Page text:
Another organization came along to do that work following the news that MLB planned to disaffiliate dozens of minor-league baseball clubs before the 2021 season—a move the league went ahead and made while Congress’ minor-league task force ended up understandably distracted by the COVID-19 pandemic. That new group, Advocates for Minor Leaguers, was founded in the spring of 2020 by Broshuis, as well as former minor-league players Ty Kelly and Matt Paré. The goal was to give a voice to the players who, to that point, were too afraid to speak out about their living and working conditions. Those players were still afraid, but by that point they were less concerned about what would happen if they spoke up than what would happen if they did not. The elimination of those 40 minor-league teams also meant the elimination of 1,000 minor-league jobs. If MLB wasn’t going to pay players well, and would only give them an insubstantial raise upon the condition of erasing 1,000 jobs and implying that more could be lost if morale didn’t improve, then the consequences of players standing up for themselves couldn’t possibly be worse.

Advocates for Minor Leaguers gave public voice to the many complaints and concerns of players, whether they had to do with meals, housing, misinformation coming out of MLB, or teams demanding back pay for spring training; they served as the players’ representation when the Senate Judiciary Committee began to ask MLB about their antitrust exemption, and if it was adversely impacting minor-league players. The organization racked up so many victories in so little time, in fact, that Advocates for Minor Leaguers no longer exists. The group, and the employees it brought on board after its founding (like executive director Harry Marino), were absorbed into the MLBPA during the minor-league organizing push. 

Advocates’ presence continually pressured MLB to do better by minor leaguers, and put some real wins on the board along the way. There initially were no stipends for minor-league players after the 2020 season was canceled due to the coronavirus, but Advocates kept up the pressure each month to ensure that all 30 teams would continue to pay the $400 a week that these players needed to survive at a time when the country was shut down and their jobs were lost. After surveying players to discover what they needed most, Advocates zeroed in on housing in 2021—and by 2022, MLB had agreed to pay for housing. The organization did so in such a way that it was clear that the league was terrified that the players were gaining the confidence and desire to organize into a union. That Advocates responded to MLB’s housing plan with a list of what wasn’t included—a list that also mentioned the lack of a seat at the table for the players—confirmed that the league had every right to be terrified. The players had replaced their fear with anger and expectation, and had found an outlet to express both. In the literal and figurative sense, they were already getting organized.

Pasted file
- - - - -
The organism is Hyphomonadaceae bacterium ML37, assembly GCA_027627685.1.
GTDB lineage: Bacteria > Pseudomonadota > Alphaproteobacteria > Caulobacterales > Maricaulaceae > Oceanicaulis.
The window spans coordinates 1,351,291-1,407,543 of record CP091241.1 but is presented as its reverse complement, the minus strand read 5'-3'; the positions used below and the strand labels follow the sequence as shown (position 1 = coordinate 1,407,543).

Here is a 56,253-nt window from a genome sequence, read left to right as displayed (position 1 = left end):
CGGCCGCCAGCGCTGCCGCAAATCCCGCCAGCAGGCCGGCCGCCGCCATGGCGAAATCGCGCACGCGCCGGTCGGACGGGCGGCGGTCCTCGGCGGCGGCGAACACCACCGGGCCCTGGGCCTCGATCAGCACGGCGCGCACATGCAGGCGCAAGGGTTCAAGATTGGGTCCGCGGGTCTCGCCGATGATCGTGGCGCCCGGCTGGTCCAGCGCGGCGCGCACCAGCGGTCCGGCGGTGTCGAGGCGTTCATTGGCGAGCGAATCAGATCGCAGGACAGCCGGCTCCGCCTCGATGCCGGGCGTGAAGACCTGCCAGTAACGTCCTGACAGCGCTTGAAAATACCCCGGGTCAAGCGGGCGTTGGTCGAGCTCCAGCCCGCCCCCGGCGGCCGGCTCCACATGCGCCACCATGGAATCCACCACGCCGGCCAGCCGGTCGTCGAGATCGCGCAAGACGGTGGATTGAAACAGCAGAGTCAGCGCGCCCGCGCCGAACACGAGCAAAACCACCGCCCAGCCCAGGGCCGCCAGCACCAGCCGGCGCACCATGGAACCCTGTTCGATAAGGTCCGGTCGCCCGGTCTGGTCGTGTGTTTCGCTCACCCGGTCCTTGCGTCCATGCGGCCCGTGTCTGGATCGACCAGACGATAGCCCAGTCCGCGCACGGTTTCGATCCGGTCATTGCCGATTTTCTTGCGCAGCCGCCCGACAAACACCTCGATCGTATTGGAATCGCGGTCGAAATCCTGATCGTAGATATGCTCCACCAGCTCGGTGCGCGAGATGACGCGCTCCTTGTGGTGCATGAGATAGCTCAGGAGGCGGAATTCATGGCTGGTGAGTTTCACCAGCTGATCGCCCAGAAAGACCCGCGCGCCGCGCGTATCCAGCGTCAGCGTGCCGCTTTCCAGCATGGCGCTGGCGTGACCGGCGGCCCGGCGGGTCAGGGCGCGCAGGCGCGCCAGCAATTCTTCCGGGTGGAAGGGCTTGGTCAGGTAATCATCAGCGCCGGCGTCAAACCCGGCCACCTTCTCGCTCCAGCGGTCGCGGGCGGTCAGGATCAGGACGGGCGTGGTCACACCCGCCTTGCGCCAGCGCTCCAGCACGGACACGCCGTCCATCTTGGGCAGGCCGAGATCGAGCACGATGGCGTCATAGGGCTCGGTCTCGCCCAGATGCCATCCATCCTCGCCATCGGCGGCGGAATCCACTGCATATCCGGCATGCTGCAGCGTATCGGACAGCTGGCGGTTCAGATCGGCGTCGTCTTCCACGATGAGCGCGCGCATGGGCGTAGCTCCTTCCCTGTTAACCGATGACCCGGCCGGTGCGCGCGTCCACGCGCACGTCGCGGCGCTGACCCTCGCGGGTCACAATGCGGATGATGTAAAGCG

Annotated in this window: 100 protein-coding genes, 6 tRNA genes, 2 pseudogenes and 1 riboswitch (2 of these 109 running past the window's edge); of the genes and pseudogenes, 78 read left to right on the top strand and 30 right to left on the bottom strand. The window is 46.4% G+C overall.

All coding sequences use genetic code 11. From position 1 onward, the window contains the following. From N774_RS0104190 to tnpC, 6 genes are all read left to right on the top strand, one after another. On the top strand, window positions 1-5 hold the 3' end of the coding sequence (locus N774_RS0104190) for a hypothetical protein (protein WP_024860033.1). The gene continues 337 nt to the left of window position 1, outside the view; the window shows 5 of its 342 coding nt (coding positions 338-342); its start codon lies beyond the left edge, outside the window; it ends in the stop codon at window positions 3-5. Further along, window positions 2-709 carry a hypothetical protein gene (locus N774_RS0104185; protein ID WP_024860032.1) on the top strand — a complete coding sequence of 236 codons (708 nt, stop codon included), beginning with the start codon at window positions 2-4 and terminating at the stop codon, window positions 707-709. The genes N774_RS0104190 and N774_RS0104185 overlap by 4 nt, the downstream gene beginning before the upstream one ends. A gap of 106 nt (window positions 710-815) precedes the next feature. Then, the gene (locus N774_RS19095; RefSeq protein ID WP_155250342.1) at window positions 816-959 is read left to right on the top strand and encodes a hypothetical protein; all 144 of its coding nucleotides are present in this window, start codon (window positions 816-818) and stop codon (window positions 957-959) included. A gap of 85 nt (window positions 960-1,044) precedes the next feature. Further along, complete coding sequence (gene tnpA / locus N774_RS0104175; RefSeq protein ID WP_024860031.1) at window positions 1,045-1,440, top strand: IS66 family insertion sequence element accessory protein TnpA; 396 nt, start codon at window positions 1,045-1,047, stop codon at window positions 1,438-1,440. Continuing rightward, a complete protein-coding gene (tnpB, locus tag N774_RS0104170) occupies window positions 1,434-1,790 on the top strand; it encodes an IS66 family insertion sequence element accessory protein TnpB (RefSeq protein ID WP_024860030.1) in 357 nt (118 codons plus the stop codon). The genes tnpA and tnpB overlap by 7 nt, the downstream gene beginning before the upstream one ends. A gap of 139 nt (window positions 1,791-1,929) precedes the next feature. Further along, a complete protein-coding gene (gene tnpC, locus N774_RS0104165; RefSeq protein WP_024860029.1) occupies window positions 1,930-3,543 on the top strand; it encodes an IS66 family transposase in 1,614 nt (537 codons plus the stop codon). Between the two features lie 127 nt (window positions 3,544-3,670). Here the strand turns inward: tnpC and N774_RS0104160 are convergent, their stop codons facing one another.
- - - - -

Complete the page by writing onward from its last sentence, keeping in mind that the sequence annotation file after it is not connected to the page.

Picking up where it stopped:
Fear was just one roadblock, but once it was cleared a host of others would soon fall just as emphatically. The class action lawsuit, Senne v. MLB, finally reached its conclusion in 2022. The suit, first filed in 2014, had clear implications for the past, present, and future of minor leaguers, as the working conditions it was railing against were not all that different from those that present-day players toiled under. In March, presiding Judge Joseph Spero declared before the two sides even reached their trial date that what players were performing during spring training was in fact work, and went on to say that they also should be paid for the time they spend traveling. MLB had leaned heavily on the idea that these players were part-time seasonal apprentices, and that spring training was merely an extended tryout—the sports equivalent of working for the exposure, or as Manfred said earlier this year, “trying to break into acting, music, or politics.” That argument would clearly no longer hold water—to the point MLB even sent out a memo to teams announcing that they would no longer be restricted from paying minor-league players during spring training, extended spring training, or instructional leagues—which meant it could not be deployed as any kind of delay tactic to halt unionization.